Oswald shoulders his rifle on the sixth floor of the book depository and takes careful aim at the driver of a sedan. The motorcade is still a block away, but Oswald has an itch and he wants to scratch it. He fires once, striking the driver in the throat. The occupants of the car blandly look back and forth as if unable to comprehend their dead companion.
The motorcade rounds the corner. The sound of gunfire is still echoing across the grassy knoll and the Secret Service agents fear for the president's well being. One of the agents rushes from the chase car and leaps onto the back of the president's limousine.
"It will be okay, Mrs. Kennedy," he reassures the First Lady.
She swivels her head back and forth smiling broadly. The president continues to wave to vacant buildings. The driver of the limousine slams on the gas. He has to get the president to safety! But alas, the driver is so focused on the flight that he fails to notice the car stopped directly in his path. The limousine slams into the idling vehicle at great speed and the occupants are hurled from the vehicle. President Kennedy slumps on the ground. Jackie O sprawls across the pavement like a pink stain. The governor is dead and has lost his hat; his wife has speared through the windshield and buried her face in the limousine's hood.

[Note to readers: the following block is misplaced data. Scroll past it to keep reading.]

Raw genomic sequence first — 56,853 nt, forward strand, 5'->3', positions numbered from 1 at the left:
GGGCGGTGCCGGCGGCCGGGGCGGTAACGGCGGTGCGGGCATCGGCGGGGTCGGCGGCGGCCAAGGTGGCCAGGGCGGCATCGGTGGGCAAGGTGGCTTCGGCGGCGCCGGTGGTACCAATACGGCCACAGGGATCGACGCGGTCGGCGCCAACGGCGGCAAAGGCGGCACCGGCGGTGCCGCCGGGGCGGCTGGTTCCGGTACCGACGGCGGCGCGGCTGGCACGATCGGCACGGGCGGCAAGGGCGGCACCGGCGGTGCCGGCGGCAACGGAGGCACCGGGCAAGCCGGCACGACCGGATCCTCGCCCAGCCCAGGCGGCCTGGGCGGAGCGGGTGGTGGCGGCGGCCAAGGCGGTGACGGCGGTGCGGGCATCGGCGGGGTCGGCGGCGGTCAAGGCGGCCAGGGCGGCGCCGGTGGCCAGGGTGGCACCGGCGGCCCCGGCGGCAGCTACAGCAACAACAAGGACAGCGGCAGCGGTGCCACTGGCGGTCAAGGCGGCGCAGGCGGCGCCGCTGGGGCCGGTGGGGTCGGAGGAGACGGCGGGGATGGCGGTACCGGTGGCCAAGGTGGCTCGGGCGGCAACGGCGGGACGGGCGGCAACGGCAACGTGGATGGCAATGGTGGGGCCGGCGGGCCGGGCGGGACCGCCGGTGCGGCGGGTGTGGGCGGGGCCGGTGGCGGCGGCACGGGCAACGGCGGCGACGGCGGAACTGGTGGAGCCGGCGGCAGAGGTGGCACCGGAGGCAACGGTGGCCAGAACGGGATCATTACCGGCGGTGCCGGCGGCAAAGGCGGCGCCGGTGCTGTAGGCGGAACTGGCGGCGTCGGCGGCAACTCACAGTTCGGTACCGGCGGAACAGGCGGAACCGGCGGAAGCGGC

The chase car containing the Secret Service agents respectfully stops just before driving over President Kennedy's lifeless body. They wait, hoping that the man they are charged to protect leaps to his feet miraculously unharmed. A motorcycle cop zooms to a halt before the body of the governor. He wonders if Dallas will ever be the same.
Further back in the motorcade panic erupts. A car full of dignitaries careens out of control and zips around the chase car. The driver sees the motorcycle cop but he can't stop in time. Car and motorcycle collide. The motorcycle tears through the remains of Governor Conally and then slams into Jackie O. Her pink corpse is propelled straight up into the air like a rocket. Oswald watches with amusement as she cartwheels thirty feet into the air. She never loses that pillbox hat. More cars keep coming. Some strike the limousine; others crunch over more hapless motorcycle cops. They all manage to somehow avoid the chase car, but nothing else will stand in the way of their escape. Then come the busses and all is lost.